My other child is a preschooler and I learnt via the grapevine of at least two other chick­en­pox in­ci­dents bad enough to have the en­tire class sent home.

Vac­ci­na­tions were al­ways a so­cio-eco­nomic is­sue, with those in poverty-stricken re­gions of­ten dy­ing of en­tirely pre­ventable dis­eases, while the rest of us used govern­ment fa­cil­i­ties or forked out to pro­tect our fam­i­lies.

These days the most af­flu­ent fam­i­lies feel that what is for the masses is not for them. Now thanks to Trump and the like, a sim­ple pre­ven­ta­tive med­i­cal ad­vance­ment is a con­vo­luted con­spir­acy the­ory.

Vac­cines aren’t guar­an­teed to work and the rare child will re­act, but herd im­mu­nity and rou­tine in­oc­u­la­tions will of­fer con­trol.

A few years ago I met Jodi Pi­coult, one of the world’s most pro­lific best-sell­ing au­thors.

She was in Dur­ban and had just writ­ten House Rules, a novel that piv­oted on autism.

She was in­tel­li­gent, elo­quent and her ar­gu­ments were com­pelling. It was the first time I had heard about moms claim­ing to have had “nor­mal ba­bies” who, after vac­cines, be­came autis­tic. A seed had been sown.

Years later my own child, after a vac­ci­na­tion, swelled at the point of the jab, ran a fever and broke out in bumps, and in his weak state I be­gan to see the non-re­spon­sive traits I’d heard of in autism.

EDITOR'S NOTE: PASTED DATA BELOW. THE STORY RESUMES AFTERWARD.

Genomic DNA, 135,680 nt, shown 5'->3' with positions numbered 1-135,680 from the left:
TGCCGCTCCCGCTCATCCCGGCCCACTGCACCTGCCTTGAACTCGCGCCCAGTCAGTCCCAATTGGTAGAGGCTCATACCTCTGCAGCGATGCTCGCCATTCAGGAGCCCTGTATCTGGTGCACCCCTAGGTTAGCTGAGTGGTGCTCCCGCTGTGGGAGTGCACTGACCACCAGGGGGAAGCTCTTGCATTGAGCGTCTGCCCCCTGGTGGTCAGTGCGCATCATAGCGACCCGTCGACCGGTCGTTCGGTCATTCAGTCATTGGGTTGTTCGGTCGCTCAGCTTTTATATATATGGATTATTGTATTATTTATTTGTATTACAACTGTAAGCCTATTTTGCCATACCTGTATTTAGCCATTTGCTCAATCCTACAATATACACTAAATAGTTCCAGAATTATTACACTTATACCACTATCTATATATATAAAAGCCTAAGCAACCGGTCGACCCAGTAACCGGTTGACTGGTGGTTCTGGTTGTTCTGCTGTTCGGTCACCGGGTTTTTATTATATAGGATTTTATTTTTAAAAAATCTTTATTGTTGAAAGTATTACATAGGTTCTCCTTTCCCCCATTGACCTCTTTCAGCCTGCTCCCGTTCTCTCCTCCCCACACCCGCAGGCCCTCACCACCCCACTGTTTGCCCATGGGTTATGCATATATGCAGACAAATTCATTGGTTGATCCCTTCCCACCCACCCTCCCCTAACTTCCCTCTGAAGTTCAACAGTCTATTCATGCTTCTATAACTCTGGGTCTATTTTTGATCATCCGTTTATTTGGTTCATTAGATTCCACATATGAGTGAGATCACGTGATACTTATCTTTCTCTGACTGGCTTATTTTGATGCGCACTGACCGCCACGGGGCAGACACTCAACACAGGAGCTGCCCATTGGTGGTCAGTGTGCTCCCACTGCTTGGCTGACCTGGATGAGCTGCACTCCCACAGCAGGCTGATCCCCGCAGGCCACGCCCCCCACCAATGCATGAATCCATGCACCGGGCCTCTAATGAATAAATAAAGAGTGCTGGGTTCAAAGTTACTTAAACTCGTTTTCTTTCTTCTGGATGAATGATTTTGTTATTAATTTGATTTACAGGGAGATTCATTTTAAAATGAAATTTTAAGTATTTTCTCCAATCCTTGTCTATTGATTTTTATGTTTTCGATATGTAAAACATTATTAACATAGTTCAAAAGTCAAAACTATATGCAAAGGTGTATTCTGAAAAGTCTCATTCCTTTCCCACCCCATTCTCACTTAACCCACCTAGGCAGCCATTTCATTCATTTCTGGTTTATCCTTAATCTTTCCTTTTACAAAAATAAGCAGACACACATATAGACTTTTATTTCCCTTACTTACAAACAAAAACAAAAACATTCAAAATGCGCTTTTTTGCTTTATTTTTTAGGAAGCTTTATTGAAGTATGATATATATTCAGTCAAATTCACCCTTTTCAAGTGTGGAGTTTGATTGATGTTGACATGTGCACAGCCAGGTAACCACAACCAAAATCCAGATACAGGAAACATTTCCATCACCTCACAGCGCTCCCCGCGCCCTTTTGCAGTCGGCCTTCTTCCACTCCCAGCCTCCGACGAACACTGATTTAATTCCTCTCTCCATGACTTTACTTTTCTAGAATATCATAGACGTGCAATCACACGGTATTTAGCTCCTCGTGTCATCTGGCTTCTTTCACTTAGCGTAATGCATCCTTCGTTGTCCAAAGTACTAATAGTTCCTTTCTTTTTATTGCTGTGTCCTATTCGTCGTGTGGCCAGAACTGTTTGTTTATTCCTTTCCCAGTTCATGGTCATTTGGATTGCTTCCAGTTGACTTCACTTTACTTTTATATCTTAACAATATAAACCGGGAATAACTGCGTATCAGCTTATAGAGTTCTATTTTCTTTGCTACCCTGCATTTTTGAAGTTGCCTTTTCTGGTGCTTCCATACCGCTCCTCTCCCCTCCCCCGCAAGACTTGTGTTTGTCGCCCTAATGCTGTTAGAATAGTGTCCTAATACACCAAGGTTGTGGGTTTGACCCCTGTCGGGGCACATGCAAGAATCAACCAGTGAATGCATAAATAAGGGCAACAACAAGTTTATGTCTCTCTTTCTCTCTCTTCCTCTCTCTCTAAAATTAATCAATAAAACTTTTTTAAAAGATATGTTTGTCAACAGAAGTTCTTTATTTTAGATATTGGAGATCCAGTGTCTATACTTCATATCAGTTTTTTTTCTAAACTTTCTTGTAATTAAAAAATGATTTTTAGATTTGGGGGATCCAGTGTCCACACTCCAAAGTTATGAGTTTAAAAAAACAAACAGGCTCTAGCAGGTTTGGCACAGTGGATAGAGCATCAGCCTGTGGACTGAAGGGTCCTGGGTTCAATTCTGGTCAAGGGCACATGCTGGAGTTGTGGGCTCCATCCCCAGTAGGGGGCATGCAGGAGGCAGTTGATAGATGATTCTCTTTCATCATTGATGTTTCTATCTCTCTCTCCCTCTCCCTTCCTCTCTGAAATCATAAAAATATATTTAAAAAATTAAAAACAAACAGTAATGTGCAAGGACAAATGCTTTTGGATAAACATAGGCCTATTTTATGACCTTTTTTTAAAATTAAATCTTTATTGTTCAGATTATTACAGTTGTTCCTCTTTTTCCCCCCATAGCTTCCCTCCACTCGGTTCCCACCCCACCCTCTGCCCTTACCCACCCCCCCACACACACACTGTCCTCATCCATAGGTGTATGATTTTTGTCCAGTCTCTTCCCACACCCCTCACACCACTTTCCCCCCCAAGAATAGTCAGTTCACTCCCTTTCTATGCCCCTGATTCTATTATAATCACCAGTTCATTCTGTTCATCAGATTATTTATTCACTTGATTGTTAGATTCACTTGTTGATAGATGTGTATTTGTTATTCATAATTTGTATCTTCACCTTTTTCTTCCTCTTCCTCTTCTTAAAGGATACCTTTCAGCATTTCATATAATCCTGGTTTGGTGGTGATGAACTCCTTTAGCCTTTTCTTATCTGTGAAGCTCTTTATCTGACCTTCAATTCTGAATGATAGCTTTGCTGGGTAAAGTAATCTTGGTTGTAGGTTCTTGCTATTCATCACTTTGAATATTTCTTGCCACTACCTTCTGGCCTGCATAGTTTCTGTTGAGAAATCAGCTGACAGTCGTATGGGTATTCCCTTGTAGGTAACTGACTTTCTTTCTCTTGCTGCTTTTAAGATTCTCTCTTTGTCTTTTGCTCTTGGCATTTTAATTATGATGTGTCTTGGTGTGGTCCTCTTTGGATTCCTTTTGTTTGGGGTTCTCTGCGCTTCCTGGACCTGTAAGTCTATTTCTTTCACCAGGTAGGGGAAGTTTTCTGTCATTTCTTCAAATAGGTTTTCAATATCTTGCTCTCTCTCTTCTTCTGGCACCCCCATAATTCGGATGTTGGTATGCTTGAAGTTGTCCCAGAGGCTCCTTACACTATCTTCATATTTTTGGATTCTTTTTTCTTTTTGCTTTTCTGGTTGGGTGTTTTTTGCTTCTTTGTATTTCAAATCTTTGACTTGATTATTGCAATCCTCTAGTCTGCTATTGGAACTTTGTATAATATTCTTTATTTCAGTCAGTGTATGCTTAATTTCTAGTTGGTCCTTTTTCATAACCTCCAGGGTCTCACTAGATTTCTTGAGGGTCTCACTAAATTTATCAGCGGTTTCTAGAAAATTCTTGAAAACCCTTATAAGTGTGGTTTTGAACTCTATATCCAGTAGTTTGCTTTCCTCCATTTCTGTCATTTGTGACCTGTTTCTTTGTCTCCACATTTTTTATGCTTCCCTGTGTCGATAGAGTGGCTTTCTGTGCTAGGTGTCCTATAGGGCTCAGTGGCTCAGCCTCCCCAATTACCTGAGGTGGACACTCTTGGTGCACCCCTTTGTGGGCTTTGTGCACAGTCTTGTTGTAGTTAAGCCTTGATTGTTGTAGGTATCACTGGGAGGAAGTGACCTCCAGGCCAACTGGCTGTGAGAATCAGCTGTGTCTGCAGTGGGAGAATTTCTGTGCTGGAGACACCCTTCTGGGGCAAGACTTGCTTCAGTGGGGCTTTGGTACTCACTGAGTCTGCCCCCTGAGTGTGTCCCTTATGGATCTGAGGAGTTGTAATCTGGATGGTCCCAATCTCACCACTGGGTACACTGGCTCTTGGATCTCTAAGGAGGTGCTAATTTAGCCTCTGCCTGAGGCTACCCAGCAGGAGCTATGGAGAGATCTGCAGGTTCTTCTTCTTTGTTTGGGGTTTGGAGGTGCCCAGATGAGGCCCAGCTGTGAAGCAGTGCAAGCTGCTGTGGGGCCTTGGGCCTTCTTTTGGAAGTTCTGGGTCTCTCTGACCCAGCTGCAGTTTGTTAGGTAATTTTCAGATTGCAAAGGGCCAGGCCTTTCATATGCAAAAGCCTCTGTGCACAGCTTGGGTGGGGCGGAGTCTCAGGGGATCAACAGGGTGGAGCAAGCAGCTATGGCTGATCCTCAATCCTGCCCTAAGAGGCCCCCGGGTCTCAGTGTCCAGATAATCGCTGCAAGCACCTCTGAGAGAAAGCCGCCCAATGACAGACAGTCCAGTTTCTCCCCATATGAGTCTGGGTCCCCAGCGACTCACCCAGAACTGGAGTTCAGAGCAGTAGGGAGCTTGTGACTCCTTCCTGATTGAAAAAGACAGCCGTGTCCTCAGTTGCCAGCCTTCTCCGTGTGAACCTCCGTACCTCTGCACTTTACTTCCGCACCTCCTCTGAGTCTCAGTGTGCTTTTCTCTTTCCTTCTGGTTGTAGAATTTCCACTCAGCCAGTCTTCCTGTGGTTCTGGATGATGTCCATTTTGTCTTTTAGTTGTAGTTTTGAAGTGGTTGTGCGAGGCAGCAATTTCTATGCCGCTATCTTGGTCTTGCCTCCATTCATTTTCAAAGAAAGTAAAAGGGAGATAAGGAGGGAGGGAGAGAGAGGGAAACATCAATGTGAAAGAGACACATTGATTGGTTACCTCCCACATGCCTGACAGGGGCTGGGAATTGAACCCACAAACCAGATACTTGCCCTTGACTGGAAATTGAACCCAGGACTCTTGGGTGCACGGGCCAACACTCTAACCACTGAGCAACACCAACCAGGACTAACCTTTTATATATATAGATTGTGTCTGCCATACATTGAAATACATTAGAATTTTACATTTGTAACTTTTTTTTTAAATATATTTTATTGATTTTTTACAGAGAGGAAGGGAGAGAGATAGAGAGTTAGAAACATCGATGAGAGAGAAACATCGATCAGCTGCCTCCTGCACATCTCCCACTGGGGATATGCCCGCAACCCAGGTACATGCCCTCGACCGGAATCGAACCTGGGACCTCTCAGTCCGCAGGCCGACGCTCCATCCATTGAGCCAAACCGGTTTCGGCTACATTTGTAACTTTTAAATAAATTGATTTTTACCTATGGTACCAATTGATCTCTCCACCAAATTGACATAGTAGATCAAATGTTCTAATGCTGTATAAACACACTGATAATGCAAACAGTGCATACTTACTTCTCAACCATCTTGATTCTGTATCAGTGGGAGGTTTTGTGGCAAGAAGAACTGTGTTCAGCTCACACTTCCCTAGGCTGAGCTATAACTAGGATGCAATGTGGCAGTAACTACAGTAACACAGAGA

It was a lonely fear­ful mo­ment and time seemed to stand still for us. No one had an­swers for me. He wasn’t old enough to speak and I won­dered if he ever would.

I was told days later that there were no other prob­lems with ‘the batch’, and that as he had been born two weeks pre­ma­ture, he should have been vac­ci­nated two weeks after the rec­om­mended time. He got bet­ter. Ad­verse re­ac­tions are rare. Yes, some chil­dren do re­act to vac­cines. It’s a re­al­ity.

But his­tory proves that vac­cines can save lives.

Chil­dren who can­not be vac­ci­nated will be pro­tected by the herd and when a crit­i­cal por­tion of the pop­u­la­tion is vac­ci­nated it is un­likely that an out­break will oc­cur.

The Amer­i­can Academy of Pae­di­atrics con­ducted 40 stud­ies that showed no links be­tween autism and vac­cines.

This was after the An­drew Wake­field scan­dal.

In 1998 The Lancet pub­lished Wake­field’s re­search pa­per sug­gest­ing the com­bined measles, mumps, and rubella (MMR) vac­cine was linked to col­i­tis and autism spec­trum dis­or­ders.

It was a jour­nal­ist who ex­posed his mul­ti­ple un­de­clared con­flicts of in­ter­est and the pa­per was later re­tracted.

Wake­field was found guilty by the Gen­eral Med­i­cal Coun­cil of se­ri­ous pro­fes­sional mis­con­duct in May 2010 and could no longer prac­tise as a doc­tor in the UK.

Of course the dam­age had been done, with what has been de­scribed as “per­haps the most dam­ag­ing med­i­cal hoax of the past 100 years”.

Since then it’s been more con­spir­acy than com­mon sense.

What I know as the mother of two young chil­dren is that they are more at risk of harm without the vac­cine than with it.

It’s not a chance I’m will­ing to take – it’s a de­ci­sion based on sci­en­tific fact.

A grow­ing ‘trend’ not to vac­ci­nate chil­dren could cause harm­ful out­breaks, such as po­lio – a highly in­fec­tious dis­ease that mainly af­fects chil­dren un­der 3 years of age. The po­lio virus is ex­creted in stools and spreads rapidly from one per­son to another.